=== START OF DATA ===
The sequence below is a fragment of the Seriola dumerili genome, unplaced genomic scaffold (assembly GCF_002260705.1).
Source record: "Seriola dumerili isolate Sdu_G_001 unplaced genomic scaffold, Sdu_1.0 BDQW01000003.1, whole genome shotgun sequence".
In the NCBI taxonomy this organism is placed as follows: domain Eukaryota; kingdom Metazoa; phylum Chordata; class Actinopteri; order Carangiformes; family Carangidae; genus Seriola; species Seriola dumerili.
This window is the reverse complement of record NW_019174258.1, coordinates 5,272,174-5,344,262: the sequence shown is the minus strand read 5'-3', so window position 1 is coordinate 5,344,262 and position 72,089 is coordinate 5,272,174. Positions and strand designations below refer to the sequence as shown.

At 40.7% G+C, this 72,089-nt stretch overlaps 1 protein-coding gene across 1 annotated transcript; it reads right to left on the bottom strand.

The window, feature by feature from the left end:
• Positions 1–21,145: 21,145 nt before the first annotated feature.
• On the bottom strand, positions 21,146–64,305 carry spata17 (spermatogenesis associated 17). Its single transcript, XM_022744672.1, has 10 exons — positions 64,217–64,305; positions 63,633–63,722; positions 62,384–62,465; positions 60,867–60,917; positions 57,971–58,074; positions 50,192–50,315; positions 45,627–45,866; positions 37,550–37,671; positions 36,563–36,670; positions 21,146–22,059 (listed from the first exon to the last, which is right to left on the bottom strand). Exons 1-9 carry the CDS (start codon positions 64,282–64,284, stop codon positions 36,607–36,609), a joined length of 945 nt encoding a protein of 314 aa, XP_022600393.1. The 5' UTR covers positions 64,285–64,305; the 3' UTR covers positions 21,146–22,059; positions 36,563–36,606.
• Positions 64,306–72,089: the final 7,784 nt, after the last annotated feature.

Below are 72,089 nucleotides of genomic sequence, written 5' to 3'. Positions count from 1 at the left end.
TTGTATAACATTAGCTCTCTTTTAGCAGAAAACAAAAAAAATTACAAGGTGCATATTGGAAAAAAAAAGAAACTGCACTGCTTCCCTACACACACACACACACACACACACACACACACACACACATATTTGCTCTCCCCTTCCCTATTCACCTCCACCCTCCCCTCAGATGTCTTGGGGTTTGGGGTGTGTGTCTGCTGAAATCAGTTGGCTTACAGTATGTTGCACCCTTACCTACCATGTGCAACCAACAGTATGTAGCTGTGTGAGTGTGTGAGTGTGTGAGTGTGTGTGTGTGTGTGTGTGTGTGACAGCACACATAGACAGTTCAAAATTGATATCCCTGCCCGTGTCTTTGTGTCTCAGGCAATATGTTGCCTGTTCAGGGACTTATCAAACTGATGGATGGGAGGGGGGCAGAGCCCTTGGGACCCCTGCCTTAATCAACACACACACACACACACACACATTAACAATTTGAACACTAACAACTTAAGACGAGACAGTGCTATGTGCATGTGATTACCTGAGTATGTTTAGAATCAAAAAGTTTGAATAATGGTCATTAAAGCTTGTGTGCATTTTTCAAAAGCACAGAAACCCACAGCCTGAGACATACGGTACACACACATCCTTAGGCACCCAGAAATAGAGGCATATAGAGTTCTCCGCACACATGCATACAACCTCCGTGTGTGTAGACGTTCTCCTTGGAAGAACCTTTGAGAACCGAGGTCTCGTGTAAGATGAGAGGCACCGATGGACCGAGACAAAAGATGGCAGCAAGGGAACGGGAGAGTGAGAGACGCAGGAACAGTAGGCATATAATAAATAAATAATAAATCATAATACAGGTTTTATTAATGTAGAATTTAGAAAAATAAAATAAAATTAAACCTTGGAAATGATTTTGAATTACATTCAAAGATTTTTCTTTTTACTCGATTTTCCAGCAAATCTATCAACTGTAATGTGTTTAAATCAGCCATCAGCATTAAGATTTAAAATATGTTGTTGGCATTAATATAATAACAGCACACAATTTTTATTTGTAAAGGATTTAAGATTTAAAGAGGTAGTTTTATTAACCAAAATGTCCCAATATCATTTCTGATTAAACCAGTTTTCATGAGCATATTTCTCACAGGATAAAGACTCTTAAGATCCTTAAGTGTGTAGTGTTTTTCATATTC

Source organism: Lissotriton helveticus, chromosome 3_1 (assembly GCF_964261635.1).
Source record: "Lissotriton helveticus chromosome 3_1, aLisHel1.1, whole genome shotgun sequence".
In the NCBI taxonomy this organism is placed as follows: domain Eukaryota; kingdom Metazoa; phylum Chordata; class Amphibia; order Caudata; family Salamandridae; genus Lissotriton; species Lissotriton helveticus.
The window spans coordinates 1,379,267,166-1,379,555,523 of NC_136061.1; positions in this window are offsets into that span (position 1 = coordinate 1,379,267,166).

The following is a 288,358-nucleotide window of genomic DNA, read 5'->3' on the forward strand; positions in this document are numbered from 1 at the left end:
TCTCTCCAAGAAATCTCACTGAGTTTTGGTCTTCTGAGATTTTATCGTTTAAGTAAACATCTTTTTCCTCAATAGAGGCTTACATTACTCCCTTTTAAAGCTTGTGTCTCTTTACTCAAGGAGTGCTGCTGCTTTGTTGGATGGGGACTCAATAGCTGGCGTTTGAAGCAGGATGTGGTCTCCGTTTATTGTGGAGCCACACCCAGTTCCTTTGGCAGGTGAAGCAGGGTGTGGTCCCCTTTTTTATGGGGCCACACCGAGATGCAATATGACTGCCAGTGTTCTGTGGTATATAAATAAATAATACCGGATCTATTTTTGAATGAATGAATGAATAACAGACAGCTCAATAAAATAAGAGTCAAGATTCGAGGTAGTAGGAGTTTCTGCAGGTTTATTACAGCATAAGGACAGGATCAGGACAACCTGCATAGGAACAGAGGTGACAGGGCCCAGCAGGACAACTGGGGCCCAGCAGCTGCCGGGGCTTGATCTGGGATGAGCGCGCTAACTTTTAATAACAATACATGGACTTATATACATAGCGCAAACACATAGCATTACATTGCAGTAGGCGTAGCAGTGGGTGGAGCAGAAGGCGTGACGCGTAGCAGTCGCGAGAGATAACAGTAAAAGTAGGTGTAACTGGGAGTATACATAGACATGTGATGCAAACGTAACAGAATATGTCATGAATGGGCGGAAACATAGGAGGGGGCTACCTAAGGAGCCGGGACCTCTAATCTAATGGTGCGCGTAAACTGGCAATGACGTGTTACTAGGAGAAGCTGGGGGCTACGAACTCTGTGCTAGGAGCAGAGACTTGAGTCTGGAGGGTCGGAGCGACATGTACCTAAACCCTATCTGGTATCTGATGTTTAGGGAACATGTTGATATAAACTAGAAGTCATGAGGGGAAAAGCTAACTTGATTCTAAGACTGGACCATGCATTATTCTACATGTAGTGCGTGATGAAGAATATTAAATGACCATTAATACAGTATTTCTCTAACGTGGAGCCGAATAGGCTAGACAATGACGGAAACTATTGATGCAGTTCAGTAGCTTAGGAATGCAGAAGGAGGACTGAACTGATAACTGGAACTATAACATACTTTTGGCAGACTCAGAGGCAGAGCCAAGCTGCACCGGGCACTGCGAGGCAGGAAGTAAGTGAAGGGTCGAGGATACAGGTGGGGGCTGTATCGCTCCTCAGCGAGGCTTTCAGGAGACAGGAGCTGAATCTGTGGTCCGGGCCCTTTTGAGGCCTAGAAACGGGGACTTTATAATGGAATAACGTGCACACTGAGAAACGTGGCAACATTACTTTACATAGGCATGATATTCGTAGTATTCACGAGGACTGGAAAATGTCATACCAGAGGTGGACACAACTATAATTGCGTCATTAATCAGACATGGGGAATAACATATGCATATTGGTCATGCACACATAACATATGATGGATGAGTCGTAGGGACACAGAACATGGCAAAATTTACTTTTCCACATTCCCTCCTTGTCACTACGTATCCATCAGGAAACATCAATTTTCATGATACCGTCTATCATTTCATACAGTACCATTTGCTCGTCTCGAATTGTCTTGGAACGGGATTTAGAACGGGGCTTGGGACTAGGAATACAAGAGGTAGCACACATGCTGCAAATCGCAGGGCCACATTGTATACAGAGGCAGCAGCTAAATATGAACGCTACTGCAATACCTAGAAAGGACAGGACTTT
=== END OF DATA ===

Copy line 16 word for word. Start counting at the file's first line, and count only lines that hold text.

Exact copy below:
The following is a 288,358-nucleotide window of genomic DNA, read 5'->3' on the forward strand; positions in this document are numbered from 1 at the left end: